SSH

Shell script that Prompts to Automatically Connect via SSH using .bash_profile in Cygwin

I wanted my cygwin terminal to automatically prompts me to login via SSH or to cancel and use local bash for whatever on my local machine. I found out the .bash_profile automatically runs on login so I made it call a external shell script with ./ssh_connect.sh to prompt for the two options of logging in by SSH or exiting the prompt and using cygwin’s local bash environment.

Here is the code for ssh_connect.sh :

   1 
2 echo "Connect SSH?"
3 select yn in "Yes" "No"; do
4 case $yn in
5 Yes ) ssh [email protected]; break;;
6 No ) exit;;
7 esac
8 done
9

Then update your .bash_profile with the line 

./ssh_connect.sh

Thats all you need to do.


How to setup transparent multi hop ssh

Being able to connect to remote server quickly and effortlessly is very useful while managing servers. Many times server you want to connect is behind firewall or inside other subnet and there’s no direct access to it. Here’s how you setup a transparent multi hop ssh.
First network topology. For this example Im connecting through network switch to my local server 192.168.0.2 that act as firewall and DHCP. Behind that machine is my destination host 10.10.0.2.

#1: Cofigure ~/.ssh/config

Firewall host 192.168.0.2 is going to act as my gateway. Now that we know what we want to do lets configure our ~/.ssh/config file
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Host firewall
    HostName 192.168.0.2
    Port 22
    User root
Host destination
    HostName 10.10.0.2
    port 22
    User root
    ProxyCommand ssh A firewall nc %h %p
This is how it works. Take a closer look at ProxyCommand inside destination host declaration. It runs ssh -A command to forward ssh-agent. After switch we relay to name of previously configured host named firewall and we run command netcat command (nc).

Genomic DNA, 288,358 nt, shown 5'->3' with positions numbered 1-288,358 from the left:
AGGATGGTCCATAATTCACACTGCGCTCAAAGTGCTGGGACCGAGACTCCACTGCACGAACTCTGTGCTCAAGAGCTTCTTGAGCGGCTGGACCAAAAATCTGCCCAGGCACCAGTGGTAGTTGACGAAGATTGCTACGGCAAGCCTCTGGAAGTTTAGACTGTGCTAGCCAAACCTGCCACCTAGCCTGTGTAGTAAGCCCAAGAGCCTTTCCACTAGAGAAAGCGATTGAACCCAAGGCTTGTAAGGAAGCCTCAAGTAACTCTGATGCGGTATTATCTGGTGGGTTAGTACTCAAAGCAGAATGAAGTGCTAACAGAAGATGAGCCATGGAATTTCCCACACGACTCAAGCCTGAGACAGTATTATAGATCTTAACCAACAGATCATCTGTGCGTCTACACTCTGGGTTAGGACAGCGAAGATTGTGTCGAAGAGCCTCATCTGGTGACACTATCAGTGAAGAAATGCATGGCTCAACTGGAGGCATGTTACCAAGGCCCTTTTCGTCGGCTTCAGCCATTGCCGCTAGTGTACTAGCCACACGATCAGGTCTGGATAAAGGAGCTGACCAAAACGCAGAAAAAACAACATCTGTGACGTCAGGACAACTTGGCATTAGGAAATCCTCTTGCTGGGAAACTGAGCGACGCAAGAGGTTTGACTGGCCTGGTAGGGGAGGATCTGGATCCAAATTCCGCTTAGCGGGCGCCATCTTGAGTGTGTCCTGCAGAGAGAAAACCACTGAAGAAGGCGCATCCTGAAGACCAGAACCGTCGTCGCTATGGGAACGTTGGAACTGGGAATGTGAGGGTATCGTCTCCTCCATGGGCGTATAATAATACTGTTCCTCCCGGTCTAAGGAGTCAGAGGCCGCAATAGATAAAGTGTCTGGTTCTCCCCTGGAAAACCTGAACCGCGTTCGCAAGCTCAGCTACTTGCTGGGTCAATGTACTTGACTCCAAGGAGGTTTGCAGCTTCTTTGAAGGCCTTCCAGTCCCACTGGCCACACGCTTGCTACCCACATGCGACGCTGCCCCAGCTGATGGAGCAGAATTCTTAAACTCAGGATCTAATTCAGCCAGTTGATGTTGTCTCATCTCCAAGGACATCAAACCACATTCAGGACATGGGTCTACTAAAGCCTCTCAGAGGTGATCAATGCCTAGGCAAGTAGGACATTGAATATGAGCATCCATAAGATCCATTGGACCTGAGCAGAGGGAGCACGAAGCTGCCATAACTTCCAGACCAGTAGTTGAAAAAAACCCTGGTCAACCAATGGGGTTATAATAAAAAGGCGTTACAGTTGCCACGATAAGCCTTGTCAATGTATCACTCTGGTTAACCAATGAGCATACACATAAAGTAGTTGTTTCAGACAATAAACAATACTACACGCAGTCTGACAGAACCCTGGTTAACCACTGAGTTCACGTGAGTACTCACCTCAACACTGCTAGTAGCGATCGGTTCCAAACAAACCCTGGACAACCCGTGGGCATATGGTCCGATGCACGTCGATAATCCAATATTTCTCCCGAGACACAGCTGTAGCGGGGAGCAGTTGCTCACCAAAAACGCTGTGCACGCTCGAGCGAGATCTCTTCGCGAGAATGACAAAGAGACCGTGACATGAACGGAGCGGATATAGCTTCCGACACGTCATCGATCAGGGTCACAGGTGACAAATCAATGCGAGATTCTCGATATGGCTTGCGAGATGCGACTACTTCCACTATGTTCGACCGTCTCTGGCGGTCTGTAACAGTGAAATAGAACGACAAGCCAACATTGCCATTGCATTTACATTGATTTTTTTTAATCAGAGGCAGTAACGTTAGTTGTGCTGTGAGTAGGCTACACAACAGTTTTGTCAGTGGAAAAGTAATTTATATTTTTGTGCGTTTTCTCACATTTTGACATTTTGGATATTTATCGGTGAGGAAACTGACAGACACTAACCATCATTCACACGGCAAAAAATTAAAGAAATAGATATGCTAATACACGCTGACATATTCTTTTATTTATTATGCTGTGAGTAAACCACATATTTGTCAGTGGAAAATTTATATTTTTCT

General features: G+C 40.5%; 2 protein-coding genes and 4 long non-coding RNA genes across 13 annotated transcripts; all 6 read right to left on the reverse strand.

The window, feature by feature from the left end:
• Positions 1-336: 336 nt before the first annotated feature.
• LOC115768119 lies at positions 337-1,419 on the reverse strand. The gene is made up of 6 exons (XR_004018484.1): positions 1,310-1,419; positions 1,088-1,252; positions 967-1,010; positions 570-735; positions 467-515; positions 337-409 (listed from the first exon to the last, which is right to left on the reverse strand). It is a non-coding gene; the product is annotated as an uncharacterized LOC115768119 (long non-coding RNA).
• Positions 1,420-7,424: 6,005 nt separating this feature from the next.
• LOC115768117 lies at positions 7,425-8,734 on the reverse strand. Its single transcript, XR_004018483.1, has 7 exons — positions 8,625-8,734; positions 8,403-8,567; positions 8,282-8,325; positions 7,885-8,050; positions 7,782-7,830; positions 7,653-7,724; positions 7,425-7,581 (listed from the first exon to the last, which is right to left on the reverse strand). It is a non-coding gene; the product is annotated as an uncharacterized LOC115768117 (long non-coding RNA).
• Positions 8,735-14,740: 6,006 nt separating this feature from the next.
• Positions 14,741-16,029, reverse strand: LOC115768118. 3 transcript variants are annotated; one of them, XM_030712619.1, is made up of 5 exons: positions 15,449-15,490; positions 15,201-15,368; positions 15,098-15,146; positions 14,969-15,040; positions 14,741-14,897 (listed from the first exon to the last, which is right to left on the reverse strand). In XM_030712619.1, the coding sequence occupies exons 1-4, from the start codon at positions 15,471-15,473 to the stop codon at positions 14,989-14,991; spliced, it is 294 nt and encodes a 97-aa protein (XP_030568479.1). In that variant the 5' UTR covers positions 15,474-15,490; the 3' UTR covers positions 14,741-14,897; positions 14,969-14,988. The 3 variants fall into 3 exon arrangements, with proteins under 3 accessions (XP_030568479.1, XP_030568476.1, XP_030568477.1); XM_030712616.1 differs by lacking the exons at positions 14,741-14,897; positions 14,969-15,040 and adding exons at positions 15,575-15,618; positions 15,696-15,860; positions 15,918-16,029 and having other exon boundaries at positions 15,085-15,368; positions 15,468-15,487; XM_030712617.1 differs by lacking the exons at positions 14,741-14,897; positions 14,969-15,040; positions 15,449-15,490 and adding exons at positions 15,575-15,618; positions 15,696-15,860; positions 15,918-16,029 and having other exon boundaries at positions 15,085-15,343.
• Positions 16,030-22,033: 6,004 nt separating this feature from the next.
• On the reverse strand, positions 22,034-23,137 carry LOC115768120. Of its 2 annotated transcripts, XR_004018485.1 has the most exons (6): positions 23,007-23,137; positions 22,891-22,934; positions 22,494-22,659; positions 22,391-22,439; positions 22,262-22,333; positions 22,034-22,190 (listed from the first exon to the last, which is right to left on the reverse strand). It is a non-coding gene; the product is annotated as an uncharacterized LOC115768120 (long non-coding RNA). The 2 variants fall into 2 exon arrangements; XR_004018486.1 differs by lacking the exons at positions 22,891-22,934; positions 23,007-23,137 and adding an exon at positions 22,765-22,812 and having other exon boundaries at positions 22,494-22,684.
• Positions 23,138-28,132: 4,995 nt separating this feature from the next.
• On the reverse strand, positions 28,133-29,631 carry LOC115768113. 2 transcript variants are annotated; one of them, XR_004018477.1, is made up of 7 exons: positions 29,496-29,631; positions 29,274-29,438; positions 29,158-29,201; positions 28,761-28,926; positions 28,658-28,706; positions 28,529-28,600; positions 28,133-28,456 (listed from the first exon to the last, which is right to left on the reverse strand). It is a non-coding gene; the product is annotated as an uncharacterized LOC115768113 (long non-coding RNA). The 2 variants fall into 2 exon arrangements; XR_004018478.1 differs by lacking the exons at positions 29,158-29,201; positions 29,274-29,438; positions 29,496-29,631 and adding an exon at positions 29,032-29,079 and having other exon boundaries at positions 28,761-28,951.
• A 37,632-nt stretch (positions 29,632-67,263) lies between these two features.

#2: Test multi hop ssh connection

To connect to destination server simply type in your terminal
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ssh destination
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ssh destination
Last login: Sun Sep  9 08:42:34 2012 from firewall
OpenBSD 5.1 (GENERIC) #160: Sun Feb 12 09:46:33 MST 2012
#exit
Connection to 10.10.0.10 closed.
Killed by signal 1.
If you like me you probably want to get rid of that killed by signal message. It happens when netcat command exits. To silence that message you can add at the end of ProxyCommand 2>/dev/null
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ProxyCommand ssh A firewall nc %h %p 2>/dev/null
Now when you exit you will see just connection closed message.
That was super transparent in an instant we logged on to our destination machine.
No related posts.

– See more at: http://blog.matchgenius.com/how-to-setup-transparent-multi-hop-ssh/#sthash.r5cPBcyR.dpuf

[Linux] Setting Up a Debian VNC Server (via SSH tunnel)

I. Abstract
No doubt, configuring a web server won’t work without being in the know of basics about the terminal, vim or nano. Anyway many tasks can also be performed by administrating a server using a GUI. The problem is: only Windows 2003 or Windows 2008 come with a preinstalled remote desktop connection – and they are really much more expensive than Linux solutions. When using our beloved and most stable Linux distributionDebian, it mostly comes preinstalled with almost nothing.
The following article assumes, you have a server, which can be managed via ssh rather than by physically access. We will show you how to setup a GNOME desktop on that server and virtually connect to that desktop using an SSH tunnel.
In case you are running a client machine with:
  • Linux or Mac OS X, just keep on reading, all tools come onboard
  • MS Windows, please install Cygwin with the openSSH package first
    (Note: you may also use the Putty/Pageant combo instead, but this will require some different steps. The following article is straightened to using Cygwin, because we feel it’s got several client sided advantages in contrast to Putty)
II. Preparations
First of all: log into your server via SSH as root. Make sure openSSH has been updated, a serious security flaw has been discovered some days ago concerning Debian based Linux distros. Make also sure you have secured your SSH access. We really recommend public-, private-key crypto for ssh login.
III. Update and Upgrade your server with current packages
Being logged into your server as root, do the following: